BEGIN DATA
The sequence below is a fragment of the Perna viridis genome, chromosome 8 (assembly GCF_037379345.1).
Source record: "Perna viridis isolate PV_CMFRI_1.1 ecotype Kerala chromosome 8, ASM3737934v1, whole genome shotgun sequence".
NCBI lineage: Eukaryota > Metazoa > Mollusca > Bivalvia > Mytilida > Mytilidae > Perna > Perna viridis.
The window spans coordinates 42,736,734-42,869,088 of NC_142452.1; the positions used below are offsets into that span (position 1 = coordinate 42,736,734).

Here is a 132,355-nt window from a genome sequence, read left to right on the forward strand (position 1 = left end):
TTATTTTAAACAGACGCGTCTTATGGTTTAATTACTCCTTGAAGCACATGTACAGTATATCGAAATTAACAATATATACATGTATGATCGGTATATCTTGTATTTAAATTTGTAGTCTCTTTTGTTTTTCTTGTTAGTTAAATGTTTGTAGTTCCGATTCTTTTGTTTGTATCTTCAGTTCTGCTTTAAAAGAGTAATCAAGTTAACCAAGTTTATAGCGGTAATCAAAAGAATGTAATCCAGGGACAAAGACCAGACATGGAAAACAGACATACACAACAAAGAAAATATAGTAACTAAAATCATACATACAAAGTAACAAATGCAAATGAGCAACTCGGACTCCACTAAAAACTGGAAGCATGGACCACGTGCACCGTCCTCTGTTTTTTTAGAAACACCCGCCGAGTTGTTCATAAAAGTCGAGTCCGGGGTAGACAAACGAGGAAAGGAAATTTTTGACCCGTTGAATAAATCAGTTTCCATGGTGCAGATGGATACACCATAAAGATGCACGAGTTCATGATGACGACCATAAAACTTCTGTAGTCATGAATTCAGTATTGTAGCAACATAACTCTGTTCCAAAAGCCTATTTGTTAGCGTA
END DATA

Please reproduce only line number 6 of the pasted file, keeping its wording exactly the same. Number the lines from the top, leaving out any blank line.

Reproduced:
TTATTTTAAACAGACGCGTCTTATGGTTTAATTACTCCTTGAAGCACATGTACAGTATATCGAAATTAACAATATATACATGTATGATCGGTATATCTTGTATTTAAATTTGTAGTCTCTTTTGTTTTTCTTGTTAGTTAAATGTTTGTAGTTCCGATTCTTTTGTTTGTATCTTCAGTTCTGCTTTAAAAGAGTAATCAAGTTAACCAAGTTTATAGCGGTAATCAAAAGAATGTAATCCAGGGACAAAGACCAGACATGGAAAACAGACATACACAACAAAGAAAATATAGTAACTAAAATCATACATACAAAGTAACAAATGCAAATGAGCAACTCGGACTCCACTAAAAACTGGAAGCATGGACCACGTGCACCGTCCTCTGTTTTTTTAGAAACACCCGCCGAGTTGTTCATAAAAGTCGAGTCCGGGGTAGACAAACGAGGAAAGGAAATTTTTGACCCGTTGAATAAATCAGTTTCCATGGTGCAGATGGATACACCATAAAGATGCACGAGTTCATGATGACGACCATAAAACTTCTGTAGTCATGAATTCAGTATTGTAGCAACATAACTCTGTTCCAAAAGCCTATTTGTTAGCGTA